SPRAGGETT ON CHESS
With the dates of the World Cup moved forward to the month of August, organizers of Zonal tournaments have felt the pressure to meet the tighter than usual deadlines. This is especially true in the America’s, where Zonals are soon to be completed in the US (13-28 April), the Dominican Republic (17-28 March) and in Columbia (22-29 March). Even a Canadian Zonal has been scheduled ( 6-11 May), though it is not clear —to this writer, atleast— that it will actually take place should less than 30 paid entries (it boasts an outrageous $250 entry fee) show up to participate.
Dominguez and Bruzon Confirmed for Chess Qualifying Tournament
Cuban chess players Leinier Dominguez and Lazaro Bruzon are among the 13 players to participate in the 2.3 Absolute Zonal Chess Qualifying Tournament to take place in Dominican Republic from March 18-28.
Latin American ranking leader Dominguez (2,716 Elo) and Bruzon (2,686) are the top ranked players in the list of 13 published on the website and that will be completed by a second representative from Mexico, in addition to Manuel Leon Hoyos (2,546), that has been announced yet.
Dominguez (born 1983) and Bruzon (born 1982) are 2 of North America’s strongest players
Participating in the event from host country are Lisandro Muñoz (2,401) and Adam Mazara (2,298). The list also includes David Arenas (2,420) and Sergio Barrientos (2,499), both from Colombia; Bernal Gonzalez (2,430) and Leonardo Valdez (2,369) from Costa Rica.
Leon Hoyos (born 1989) is Mexico’s best player
Represented by only one contestant will be Jamaica with Jomo Pitterson (2,263), Barbados with Martin Del Castilho (2,205), and Trinidad and Tobago with Cabralis Keron (2,203).
Although there is still one Mexican contestant to be included in the list, the tournament’s average Elo so far is 2,408, much lower than those of the Cuban competitors who are the favorite to win the two tickets to the World Chess Cup although, according to experts, their Elo could be reduced.
A couple of years ago, in San Jose de Costa Rica, Bruzon became the champion of the qualifying tournament winning seven of nine possible points and a place to the World Cup.(ACN)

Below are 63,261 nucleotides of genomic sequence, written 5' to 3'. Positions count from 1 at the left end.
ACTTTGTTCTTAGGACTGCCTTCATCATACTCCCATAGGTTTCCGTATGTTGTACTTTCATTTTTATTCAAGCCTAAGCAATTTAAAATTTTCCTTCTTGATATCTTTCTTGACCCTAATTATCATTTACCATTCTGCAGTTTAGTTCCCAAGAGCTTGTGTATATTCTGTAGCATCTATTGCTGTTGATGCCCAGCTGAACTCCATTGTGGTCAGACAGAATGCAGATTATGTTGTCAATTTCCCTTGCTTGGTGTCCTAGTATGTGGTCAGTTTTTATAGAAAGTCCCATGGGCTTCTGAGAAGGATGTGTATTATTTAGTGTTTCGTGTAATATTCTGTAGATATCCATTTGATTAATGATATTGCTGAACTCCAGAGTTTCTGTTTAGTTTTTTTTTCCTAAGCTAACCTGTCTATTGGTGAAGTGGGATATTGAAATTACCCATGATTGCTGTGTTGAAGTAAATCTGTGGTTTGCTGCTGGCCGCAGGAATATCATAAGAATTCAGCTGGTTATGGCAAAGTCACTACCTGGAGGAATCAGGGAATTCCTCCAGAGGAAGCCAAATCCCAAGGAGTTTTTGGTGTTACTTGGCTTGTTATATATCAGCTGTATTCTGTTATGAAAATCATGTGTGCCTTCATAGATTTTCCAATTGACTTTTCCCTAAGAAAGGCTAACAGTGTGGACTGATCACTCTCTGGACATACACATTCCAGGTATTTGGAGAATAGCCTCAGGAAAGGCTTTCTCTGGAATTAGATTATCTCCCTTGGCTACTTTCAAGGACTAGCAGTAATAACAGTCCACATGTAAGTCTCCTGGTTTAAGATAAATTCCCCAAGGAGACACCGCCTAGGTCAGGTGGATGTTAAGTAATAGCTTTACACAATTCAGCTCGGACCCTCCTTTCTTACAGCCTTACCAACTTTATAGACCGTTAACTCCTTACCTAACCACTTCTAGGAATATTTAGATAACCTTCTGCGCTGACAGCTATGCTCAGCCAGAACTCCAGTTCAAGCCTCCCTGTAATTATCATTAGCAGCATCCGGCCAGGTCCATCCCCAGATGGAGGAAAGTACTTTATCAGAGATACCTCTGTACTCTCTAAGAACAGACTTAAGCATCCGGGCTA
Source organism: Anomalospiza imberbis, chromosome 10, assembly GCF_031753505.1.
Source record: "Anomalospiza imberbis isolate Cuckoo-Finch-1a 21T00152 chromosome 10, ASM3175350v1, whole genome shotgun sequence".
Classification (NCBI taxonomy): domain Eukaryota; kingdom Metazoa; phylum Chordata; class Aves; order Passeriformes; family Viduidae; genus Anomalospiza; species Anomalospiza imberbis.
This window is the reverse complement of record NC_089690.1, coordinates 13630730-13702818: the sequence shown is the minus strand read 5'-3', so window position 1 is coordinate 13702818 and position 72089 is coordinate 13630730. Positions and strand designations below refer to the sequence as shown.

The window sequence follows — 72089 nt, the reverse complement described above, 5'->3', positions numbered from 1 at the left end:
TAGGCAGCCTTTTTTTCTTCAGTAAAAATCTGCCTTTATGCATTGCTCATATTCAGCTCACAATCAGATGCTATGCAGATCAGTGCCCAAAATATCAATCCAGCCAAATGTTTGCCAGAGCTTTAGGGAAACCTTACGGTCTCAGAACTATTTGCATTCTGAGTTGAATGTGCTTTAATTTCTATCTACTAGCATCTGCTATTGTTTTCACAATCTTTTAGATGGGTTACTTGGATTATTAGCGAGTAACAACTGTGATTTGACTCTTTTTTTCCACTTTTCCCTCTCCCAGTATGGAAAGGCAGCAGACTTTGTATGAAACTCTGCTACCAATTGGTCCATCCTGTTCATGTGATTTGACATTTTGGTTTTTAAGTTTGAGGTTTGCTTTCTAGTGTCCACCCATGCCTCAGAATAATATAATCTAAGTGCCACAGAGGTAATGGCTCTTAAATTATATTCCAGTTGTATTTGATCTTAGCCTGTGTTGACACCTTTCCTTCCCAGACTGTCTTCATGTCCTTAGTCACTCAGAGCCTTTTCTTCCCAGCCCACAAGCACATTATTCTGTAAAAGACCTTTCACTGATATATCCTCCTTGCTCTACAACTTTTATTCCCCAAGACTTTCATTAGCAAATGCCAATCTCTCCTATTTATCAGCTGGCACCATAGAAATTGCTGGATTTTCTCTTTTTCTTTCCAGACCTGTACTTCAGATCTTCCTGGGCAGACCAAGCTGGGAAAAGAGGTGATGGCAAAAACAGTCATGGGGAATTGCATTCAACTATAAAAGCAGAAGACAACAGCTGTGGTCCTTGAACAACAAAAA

NOTE: The prize fund is only $5,000. But we must keep in mind that the Dominican Republic is one of the poorest countries in the world.
The US zonal is traditionally the richest and strongest Zonal in the Americas. This year is no different. With a prize fund in excess of $160,000 (first prize a cool $40,000), virtually every top active player in the US will participate–with the notable exception of Nakamura. Veteran Yasser Seirawan will try to make a comeback here!
Yasser Seirawan (born 1960) dominated US chess for a decade between 1980 and 1990
The 2011 U.S. Championship format is new and exciting, featuring a preliminary stage with two round robins of eight players each. Once the dust settles, the top two players in each round robin will advance to a four-player knockout. These semifinal and final matches will consist of two games each.
The Canadian Zonal
The less said about this event, the better. I believe that the CFC executive has very little expectation that it will actually take place. And if it does take place, what top players will want to participate?
Entry fee: $250 dollars.
Prizes : $4,000 based on 30 paying entries.
Sponsors (!!!): CFC, OCA, SWOCL and the University of Guelph.
The winner of the 2011 Canadian Zonal. Pre-tournament favourite: Mr. Who-ever-shows-up.
SPRAGGETT ON CHESS